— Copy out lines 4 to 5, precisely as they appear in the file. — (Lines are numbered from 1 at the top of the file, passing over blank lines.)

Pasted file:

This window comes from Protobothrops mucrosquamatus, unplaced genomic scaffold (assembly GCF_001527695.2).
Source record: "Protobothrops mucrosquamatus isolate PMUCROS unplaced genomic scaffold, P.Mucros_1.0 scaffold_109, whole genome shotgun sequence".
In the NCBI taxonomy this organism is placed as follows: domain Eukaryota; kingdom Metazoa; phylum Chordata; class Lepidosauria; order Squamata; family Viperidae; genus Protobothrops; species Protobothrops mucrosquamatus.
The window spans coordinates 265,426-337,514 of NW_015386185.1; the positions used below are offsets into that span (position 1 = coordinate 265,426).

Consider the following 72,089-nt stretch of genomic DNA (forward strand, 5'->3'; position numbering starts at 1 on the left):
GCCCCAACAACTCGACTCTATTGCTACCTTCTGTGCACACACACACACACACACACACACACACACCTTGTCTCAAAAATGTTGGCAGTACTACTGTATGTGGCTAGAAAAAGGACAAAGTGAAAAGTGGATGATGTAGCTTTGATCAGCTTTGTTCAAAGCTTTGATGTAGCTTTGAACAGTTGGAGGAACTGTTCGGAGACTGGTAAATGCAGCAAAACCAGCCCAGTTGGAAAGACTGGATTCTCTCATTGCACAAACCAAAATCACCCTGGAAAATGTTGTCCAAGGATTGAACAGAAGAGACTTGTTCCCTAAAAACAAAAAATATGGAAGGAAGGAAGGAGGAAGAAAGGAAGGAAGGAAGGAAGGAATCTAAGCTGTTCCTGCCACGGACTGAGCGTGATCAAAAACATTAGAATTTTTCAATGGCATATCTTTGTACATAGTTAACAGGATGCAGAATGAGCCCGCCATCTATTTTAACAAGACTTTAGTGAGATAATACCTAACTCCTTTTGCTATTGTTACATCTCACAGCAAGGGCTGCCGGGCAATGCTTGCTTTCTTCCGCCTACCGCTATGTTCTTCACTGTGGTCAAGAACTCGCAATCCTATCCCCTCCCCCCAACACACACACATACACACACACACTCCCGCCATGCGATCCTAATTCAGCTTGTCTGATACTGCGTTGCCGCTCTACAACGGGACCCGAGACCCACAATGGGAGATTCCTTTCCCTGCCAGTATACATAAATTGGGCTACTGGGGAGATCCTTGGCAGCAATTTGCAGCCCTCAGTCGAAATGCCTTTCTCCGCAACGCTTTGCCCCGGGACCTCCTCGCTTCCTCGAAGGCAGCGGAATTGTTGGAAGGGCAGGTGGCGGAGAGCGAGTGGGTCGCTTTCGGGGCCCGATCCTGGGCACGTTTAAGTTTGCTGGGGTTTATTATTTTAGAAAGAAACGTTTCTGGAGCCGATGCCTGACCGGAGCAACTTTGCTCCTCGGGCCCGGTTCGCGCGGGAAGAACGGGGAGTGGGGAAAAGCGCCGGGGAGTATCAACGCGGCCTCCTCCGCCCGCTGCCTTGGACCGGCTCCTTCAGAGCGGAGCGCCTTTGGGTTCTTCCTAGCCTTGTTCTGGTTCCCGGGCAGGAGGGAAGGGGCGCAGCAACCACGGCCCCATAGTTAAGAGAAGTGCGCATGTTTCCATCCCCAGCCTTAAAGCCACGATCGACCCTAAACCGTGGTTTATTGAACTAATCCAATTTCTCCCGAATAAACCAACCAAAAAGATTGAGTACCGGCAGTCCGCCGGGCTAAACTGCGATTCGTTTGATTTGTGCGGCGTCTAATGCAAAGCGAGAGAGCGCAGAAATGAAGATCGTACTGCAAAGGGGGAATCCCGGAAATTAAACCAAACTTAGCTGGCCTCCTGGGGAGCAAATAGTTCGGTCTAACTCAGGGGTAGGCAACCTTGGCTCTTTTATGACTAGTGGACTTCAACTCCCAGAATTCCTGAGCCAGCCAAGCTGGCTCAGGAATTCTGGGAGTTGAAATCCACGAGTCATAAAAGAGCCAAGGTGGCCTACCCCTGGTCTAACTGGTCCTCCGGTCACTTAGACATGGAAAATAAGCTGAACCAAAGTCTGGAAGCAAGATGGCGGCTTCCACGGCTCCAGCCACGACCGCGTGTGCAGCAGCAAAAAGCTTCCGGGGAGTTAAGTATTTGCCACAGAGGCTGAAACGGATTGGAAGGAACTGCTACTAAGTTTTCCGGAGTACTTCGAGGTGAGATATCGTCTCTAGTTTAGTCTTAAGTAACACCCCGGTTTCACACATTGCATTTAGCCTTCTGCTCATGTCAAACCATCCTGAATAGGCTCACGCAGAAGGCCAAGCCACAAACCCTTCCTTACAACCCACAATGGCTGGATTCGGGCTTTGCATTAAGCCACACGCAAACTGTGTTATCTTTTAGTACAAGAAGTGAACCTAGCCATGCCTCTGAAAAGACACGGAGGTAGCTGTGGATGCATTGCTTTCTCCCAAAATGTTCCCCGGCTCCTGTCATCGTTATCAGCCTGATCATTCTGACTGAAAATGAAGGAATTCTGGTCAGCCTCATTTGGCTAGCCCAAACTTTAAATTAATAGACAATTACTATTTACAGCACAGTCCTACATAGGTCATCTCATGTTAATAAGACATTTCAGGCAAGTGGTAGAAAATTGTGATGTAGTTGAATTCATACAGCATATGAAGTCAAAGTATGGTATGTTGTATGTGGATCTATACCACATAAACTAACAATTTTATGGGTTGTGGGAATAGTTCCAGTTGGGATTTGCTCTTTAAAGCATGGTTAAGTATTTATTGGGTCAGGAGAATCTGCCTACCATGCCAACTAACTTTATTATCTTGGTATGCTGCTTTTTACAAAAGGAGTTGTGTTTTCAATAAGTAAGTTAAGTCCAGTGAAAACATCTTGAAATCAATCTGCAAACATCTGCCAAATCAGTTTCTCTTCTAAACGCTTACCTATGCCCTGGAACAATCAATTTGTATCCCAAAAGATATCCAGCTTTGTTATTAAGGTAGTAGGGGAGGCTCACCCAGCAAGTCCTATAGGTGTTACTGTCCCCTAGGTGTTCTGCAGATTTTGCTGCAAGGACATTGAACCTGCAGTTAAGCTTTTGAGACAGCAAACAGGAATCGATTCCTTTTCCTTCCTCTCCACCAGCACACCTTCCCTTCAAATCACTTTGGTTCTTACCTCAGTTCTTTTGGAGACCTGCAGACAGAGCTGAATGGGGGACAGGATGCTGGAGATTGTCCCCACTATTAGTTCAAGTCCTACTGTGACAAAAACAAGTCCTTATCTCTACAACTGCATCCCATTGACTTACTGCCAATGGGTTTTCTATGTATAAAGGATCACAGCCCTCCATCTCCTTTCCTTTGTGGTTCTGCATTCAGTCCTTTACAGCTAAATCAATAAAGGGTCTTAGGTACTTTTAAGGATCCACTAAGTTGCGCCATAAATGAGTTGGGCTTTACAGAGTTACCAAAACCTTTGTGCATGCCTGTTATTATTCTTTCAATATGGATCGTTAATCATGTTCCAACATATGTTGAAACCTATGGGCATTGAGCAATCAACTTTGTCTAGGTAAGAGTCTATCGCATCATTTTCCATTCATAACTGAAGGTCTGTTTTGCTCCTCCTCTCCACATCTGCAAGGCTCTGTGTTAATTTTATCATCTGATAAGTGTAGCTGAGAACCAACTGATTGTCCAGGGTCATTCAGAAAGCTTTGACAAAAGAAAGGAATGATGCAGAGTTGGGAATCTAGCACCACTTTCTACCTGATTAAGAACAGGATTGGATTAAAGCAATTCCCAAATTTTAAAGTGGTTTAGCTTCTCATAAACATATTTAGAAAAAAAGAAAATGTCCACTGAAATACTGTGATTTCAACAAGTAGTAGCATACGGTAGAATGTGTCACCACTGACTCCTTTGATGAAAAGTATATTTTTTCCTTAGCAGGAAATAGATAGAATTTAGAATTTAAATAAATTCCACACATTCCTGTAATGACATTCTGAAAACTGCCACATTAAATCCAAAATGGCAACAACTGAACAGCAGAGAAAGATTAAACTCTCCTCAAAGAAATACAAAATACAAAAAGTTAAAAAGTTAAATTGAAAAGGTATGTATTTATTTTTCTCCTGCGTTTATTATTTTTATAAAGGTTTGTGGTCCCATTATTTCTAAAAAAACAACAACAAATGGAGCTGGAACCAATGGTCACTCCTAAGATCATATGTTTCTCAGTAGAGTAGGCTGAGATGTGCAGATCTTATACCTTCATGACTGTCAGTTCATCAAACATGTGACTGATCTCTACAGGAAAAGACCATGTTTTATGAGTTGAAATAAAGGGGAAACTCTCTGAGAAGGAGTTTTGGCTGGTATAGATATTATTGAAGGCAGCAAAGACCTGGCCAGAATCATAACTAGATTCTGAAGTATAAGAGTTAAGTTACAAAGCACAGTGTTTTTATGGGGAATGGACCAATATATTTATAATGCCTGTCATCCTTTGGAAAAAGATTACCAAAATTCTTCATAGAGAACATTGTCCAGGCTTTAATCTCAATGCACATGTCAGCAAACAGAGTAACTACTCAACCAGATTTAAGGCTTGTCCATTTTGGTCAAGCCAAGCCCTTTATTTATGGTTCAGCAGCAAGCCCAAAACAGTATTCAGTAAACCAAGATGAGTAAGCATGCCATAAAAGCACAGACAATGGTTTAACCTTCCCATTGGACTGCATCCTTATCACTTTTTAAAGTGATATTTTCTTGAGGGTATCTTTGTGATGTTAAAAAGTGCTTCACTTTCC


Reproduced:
The window spans coordinates 265,426-337,514 of NW_015386185.1; the positions used below are offsets into that span (position 1 = coordinate 265,426).

Consider the following 72,089-nt stretch of genomic DNA (forward strand, 5'->3'; position numbering starts at 1 on the left):